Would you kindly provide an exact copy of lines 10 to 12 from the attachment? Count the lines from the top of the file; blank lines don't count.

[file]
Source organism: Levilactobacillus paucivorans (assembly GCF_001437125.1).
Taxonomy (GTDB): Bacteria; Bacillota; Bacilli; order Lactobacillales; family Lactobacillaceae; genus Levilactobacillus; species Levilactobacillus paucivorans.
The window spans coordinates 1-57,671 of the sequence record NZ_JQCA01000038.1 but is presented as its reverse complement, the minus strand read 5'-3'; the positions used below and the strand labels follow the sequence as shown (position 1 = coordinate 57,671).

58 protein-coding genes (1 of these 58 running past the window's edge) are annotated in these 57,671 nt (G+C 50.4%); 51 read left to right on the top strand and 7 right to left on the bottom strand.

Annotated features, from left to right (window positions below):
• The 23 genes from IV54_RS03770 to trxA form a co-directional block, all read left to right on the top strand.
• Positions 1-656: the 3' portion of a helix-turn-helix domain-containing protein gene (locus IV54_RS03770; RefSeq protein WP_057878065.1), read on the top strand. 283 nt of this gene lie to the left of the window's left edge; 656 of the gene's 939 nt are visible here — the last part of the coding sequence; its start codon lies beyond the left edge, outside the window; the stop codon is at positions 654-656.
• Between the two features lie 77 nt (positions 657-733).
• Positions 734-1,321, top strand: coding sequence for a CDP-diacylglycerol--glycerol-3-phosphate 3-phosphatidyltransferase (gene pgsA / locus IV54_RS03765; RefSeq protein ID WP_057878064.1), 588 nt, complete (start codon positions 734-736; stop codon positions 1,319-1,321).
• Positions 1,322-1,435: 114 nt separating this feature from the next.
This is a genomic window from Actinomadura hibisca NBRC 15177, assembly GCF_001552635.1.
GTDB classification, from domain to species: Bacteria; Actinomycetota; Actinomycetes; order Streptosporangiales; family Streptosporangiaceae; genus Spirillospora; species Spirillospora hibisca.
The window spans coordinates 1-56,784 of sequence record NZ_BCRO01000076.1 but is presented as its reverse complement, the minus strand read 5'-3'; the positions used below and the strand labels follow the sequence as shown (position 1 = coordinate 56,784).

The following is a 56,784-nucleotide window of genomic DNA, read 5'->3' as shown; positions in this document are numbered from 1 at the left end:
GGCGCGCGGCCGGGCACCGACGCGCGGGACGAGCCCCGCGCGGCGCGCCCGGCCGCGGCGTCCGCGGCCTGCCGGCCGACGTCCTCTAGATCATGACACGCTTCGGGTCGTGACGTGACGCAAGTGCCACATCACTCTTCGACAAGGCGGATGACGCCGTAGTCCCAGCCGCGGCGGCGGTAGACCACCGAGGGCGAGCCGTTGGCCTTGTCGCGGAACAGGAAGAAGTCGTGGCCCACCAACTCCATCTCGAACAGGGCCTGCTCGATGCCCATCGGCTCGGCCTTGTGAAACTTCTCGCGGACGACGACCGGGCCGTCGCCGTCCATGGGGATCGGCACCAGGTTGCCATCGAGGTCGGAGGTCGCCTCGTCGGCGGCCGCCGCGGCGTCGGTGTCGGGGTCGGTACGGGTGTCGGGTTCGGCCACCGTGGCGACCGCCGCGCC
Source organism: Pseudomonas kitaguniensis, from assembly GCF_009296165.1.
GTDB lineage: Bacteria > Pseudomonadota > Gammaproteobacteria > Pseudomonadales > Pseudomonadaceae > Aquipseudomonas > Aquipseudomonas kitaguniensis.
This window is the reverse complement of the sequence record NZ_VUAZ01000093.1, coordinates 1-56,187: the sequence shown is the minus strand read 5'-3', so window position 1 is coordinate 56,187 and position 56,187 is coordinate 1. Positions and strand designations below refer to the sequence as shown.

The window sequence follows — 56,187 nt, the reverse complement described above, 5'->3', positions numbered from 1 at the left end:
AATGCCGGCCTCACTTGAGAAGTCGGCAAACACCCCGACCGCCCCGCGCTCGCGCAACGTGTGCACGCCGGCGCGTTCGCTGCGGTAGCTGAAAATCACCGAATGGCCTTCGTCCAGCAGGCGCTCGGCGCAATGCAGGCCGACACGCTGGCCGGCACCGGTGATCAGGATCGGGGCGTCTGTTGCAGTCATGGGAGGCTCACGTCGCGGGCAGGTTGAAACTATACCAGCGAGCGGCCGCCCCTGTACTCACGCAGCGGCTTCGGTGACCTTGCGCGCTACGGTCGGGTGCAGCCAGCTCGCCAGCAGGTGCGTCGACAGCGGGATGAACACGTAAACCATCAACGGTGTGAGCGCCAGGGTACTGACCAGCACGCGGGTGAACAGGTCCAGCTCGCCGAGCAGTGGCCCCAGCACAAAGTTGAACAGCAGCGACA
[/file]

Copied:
• Positions 1,322-1,435: 114 nt separating this feature from the next.
This is a genomic window from Actinomadura hibisca NBRC 15177, assembly GCF_001552635.1.
GTDB classification, from domain to species: Bacteria; Actinomycetota; Actinomycetes; order Streptosporangiales; family Streptosporangiaceae; genus Spirillospora; species Spirillospora hibisca.